While it’s unclear exactly how or by how many people Nero’s tub was used, tubs have a kind of transhistorical appeal as a symbol of wealth and status. This is despite the fact that at many points in time bathing has been associated with debauchery, sexual licentiousness and disease. The job of the Sun King Louis XIV was to fill his red bath with smell of nerolia fashionable 17th century perfume based on orange blossom.

Bathing mythology aside, many of the problems associated with ancient marble continue to plague future modern Neros. Lee Stahl, president of TRH, a New York-based design-build firm, said The daily beast that transportation continues to be a problem. Even with modern technology, moving large slabs of marble is difficult. Stahl said, “The cost of transporting, insuring and lifting marble 14 stories into the air to fit it into a building has skyrocketed.” The more things change, it seems, the more they stay the same.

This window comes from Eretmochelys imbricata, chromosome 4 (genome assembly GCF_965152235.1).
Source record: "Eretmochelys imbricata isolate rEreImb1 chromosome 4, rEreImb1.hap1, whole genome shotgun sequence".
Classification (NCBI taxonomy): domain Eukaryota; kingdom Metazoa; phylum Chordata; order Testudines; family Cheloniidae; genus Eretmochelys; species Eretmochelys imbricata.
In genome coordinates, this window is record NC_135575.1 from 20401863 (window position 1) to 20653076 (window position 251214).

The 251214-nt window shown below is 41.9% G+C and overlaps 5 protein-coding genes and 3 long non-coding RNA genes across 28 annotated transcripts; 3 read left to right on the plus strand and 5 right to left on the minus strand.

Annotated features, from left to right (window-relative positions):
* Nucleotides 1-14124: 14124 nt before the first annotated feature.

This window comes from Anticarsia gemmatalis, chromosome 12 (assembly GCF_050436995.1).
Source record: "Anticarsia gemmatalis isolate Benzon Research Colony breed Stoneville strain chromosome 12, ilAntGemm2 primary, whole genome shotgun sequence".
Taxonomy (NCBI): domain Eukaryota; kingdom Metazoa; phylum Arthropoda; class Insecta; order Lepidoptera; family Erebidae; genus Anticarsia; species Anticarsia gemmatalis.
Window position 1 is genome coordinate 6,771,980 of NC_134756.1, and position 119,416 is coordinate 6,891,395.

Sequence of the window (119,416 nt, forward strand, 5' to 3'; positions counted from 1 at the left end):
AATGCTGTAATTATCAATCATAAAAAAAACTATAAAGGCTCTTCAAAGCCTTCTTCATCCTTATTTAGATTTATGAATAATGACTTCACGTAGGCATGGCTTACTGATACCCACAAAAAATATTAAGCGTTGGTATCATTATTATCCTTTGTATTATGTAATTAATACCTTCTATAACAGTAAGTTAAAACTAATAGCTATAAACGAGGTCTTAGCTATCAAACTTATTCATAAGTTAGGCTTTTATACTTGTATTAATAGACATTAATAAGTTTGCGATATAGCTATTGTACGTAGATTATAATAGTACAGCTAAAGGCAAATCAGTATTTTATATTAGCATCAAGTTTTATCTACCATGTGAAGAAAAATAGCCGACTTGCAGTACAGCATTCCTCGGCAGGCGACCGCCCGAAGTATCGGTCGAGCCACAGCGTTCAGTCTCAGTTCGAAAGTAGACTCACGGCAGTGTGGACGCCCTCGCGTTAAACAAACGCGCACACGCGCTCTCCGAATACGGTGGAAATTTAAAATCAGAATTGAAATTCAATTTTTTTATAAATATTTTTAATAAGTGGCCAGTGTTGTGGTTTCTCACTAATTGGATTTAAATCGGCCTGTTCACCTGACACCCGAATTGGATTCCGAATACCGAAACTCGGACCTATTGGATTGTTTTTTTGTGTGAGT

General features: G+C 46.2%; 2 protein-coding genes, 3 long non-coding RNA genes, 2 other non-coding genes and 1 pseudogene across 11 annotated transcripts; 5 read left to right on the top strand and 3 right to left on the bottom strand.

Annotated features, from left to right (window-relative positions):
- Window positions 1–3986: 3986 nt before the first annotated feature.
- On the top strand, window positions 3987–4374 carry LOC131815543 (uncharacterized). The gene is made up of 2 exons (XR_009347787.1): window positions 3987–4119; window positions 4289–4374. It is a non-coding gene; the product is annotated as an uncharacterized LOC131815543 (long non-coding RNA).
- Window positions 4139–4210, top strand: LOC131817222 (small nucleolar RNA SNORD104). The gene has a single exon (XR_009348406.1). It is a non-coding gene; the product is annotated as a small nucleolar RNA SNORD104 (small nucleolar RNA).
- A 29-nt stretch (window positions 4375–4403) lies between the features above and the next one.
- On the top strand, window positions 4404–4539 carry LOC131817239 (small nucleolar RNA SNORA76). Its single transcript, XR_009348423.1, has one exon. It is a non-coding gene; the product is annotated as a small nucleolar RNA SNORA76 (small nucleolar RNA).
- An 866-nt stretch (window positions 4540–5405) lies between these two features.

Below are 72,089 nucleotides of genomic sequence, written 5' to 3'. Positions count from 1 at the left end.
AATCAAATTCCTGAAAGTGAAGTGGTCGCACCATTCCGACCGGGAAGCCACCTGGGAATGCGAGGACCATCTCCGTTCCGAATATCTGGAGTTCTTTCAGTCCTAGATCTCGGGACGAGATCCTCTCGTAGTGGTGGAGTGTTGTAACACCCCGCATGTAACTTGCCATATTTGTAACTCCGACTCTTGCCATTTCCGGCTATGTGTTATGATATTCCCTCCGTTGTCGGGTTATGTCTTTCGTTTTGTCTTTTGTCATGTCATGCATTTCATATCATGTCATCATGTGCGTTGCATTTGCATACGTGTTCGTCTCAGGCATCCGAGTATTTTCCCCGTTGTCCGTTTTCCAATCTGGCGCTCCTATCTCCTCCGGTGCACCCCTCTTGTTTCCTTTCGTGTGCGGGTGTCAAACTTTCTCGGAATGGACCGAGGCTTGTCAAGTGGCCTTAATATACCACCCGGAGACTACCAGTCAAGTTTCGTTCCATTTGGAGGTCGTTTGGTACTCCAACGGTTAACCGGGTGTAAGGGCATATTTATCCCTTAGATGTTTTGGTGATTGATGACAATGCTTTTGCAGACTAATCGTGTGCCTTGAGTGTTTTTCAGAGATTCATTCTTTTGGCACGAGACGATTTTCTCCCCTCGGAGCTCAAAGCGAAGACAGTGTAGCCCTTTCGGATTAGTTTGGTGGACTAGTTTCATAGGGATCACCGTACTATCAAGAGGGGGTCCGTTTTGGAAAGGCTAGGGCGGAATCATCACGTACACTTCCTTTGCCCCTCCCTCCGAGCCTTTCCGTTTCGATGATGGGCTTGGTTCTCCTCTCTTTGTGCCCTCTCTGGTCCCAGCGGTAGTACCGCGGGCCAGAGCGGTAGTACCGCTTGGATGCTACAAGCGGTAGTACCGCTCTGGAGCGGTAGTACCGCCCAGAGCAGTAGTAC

Although Nero is the most valuable bathtub in the world, its market value has not yet been proven. Until then, the title of most expensive goes to the Le Grand Queen bathtub, a tub designed by Simon Krapf and carved from the Caijou gemstone that sold at auction in 2016 for $1.74 million. It took four years and 120,000 man-hours to locate, dig and polish the materials in a unique two-person tub. Caijou is, technically speaking, 180 million year old petrified wood. It is prized by some for its purported healing and life-prolonging properties. Maybe the anonymous buyer considered it a medical expense.